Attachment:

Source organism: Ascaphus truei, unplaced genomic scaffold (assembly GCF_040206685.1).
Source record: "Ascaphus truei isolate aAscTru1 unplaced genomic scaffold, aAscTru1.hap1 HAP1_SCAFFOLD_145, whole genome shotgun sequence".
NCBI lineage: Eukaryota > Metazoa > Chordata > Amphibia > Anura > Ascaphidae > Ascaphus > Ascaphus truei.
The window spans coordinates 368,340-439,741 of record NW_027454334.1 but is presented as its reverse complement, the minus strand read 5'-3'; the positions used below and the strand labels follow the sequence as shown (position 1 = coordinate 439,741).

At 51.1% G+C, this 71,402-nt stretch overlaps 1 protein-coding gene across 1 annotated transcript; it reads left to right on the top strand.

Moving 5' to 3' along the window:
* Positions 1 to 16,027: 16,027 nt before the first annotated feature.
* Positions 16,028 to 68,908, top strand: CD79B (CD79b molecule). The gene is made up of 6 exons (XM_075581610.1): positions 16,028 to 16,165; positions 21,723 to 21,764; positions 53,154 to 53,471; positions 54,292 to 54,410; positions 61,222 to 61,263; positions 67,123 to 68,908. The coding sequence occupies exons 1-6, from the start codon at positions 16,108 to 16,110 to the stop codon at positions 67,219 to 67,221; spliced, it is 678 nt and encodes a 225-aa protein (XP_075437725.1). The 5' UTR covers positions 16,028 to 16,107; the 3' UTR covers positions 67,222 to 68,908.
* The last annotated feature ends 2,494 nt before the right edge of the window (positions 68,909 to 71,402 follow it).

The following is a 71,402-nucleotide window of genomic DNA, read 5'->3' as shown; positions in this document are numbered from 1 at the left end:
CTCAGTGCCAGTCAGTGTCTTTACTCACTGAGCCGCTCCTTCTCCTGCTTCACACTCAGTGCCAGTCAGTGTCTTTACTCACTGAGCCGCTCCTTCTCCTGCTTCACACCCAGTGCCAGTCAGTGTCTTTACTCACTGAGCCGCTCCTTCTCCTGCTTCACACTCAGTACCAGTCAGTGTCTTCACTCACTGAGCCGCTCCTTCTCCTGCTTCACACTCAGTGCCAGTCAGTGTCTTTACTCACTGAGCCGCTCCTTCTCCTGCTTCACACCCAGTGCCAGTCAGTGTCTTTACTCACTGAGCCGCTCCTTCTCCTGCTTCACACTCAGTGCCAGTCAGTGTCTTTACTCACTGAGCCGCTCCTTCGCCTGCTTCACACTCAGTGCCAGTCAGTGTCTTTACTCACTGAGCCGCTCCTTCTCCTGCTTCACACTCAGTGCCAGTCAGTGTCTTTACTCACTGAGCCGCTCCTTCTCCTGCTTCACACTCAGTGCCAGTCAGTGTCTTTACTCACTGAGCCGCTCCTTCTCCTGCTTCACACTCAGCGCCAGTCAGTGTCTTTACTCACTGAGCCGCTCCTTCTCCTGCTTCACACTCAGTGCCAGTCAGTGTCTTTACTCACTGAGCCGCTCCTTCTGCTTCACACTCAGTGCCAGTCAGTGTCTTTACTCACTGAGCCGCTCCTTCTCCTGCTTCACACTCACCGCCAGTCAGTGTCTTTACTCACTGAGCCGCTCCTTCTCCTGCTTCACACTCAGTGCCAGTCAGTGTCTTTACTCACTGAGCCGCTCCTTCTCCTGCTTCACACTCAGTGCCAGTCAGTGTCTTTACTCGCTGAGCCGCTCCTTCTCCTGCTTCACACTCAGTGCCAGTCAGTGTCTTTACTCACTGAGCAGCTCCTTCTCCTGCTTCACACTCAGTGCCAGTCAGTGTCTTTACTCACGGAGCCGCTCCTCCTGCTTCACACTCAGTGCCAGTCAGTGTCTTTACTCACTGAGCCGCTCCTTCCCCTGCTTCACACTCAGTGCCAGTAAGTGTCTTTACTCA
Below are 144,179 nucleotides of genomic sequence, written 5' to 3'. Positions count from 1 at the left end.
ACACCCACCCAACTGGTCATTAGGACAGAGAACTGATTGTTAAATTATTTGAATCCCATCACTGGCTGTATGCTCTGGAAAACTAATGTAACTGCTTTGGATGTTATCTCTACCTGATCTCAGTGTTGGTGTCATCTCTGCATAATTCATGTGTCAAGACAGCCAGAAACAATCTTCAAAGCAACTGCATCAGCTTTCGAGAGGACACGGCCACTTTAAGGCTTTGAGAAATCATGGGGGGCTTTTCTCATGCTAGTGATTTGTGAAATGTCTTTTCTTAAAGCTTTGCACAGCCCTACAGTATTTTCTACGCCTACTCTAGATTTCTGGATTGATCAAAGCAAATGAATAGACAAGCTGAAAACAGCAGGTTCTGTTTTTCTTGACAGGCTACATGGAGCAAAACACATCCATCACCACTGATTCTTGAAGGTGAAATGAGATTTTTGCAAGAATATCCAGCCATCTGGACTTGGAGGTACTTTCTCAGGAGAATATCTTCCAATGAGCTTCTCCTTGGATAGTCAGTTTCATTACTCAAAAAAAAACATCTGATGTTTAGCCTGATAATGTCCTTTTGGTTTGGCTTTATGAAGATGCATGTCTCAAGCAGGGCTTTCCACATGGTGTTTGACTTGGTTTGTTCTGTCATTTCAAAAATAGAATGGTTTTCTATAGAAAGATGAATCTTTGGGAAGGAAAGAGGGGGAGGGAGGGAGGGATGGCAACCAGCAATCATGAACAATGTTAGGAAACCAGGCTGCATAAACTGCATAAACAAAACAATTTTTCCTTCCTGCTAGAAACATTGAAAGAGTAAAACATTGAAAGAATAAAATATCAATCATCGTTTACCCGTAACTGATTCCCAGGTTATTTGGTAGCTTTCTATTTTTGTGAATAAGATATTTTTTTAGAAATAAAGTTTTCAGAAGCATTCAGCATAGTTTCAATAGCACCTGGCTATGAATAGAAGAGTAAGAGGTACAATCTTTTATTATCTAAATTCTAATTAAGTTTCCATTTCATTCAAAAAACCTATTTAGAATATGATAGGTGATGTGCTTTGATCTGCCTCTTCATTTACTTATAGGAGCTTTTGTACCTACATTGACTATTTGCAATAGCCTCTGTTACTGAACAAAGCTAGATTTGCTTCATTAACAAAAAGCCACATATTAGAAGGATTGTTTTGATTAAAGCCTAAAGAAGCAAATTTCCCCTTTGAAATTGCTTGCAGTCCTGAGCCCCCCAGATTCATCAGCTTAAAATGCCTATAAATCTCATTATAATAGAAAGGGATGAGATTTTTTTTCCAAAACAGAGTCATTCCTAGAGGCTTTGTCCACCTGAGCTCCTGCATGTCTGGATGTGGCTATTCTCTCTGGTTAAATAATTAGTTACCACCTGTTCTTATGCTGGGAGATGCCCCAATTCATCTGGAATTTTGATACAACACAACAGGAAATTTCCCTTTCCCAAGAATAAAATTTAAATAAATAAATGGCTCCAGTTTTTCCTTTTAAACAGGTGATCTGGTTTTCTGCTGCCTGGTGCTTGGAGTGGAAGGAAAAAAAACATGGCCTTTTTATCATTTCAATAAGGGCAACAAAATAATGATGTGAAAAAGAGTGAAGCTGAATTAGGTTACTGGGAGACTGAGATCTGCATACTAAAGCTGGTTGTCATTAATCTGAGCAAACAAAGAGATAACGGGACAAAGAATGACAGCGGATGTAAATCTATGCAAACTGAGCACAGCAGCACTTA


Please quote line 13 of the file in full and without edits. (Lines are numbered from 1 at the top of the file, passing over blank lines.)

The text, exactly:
ACACCCACCCAACTGGTCATTAGGACAGAGAACTGATTGTTAAATTATTTGAATCCCATCACTGGCTGTATGCTCTGGAAAACTAATGTAACTGCTTTGGATGTTATCTCTACCTGATCTCAGTGTTGGTGTCATCTCTGCATAATTCATGTGTCAAGACAGCCAGAAACAATCTTCAAAGCAACTGCATCAGCTTTCGAGAGGACACGGCCACTTTAAGGCTTTGAGAAATCATGGGGGGCTTTTCTCATGCTAGTGATTTGTGAAATGTCTTTTCTTAAAGCTTTGCACAGCCCTACAGTATTTTCTACGCCTACTCTAGATTTCTGGATTGATCAAAGCAAATGAATAGACAAGCTGAAAACAGCAGGTTCTGTTTTTCTTGACAGGCTACATGGAGCAAAACACATCCATCACCACTGATTCTTGAAGGTGAAATGAGATTTTTGCAAGAATATCCAGCCATCTGGACTTGGAGGTACTTTCTCAGGAGAATATCTTCCAATGAGCTTCTCCTTGGATAGTCAGTTTCATTACTCAAAAAAAAACATCTGATGTTTAGCCTGATAATGTCCTTTTGGTTTGGCTTTATGAAGATGCATGTCTCAAGCAGGGCTTTCCACATGGTGTTTGACTTGGTTTGTTCTGTCATTTCAAAAATAGAATGGTTTTCTATAGAAAGATGAATCTTTGGGAAGGAAAGAGGGGGAGGGAGGGAGGGATGGCAACCAGCAATCATGAACAATGTTAGGAAACCAGGCTGCATAAACTGCATAAACAAAACAATTTTTCCTTCCTGCTAGAAACATTGAAAGAGTAAAACATTGAAAGAATAAAATATCAATCATCGTTTACCCGTAACTGATTCCCAGGTTATTTGGTAGCTTTCTATTTTTGTGAATAAGATATTTTTTTAGAAATAAAGTTTTCAGAAGCATTCAGCATAGTTTCAATAGCACCTGGCTATGAATAGAAGAGTAAGAGGTACAATCTTTTATTATCTAAATTCTAATTAAGTTTCCATTTCATTCAAAAAACCTATTTAGAATATGATAGGTGATGTGCTTTGATCTGCCTCTTCATTTACTTATAGGAGCTTTTGTACCTACATTGACTATTTGCAATAGCCTCTGTTACTGAACAAAGCTAGATTTGCTTCATTAACAAAAAGCCACATATTAGAAGGATTGTTTTGATTAAAGCCTAAAGAAGCAAATTTCCCCTTTGAAATTGCTTGCAGTCCTGAGCCCCCCAGATTCATCAGCTTAAAATGCCTATAAATCTCATTATAATAGAAAGGGATGAGATTTTTTTTCCAAAACAGAGTCATTCCTAGAGGCTTTGTCCACCTGAGCTCCTGCATGTCTGGATGTGGCTATTCTCTCTGGTTAAATAATTAGTTACCACCTGTTCTTATGCTGGGAGATGCCCCAATTCATCTGGAATTTTGATACAACACAACAGGAAATTTCCCTTTCCCAAGAATAAAATTTAAATAAATAAATGGCTCCAGTTTTTCCTTTTAAACAGGTGATCTGGTTTTCTGCTGCCTGGTGCTTGGAGTGGAAGGAAAAAAAACATGGCCTTTTTATCATTTCAATAAGGGCAACAAAATAATGATGTGAAAAAGAGTGAAGCTGAATTAGGTTACTGGGAGACTGAGATCTGCATACTAAAGCTGGTTGTCATTAATCTGAGCAAACAAAGAGATAACGGGACAAAGAATGACAGCGGATGTAAATCTATGCAAACTGAGCACAGCAGCACTTA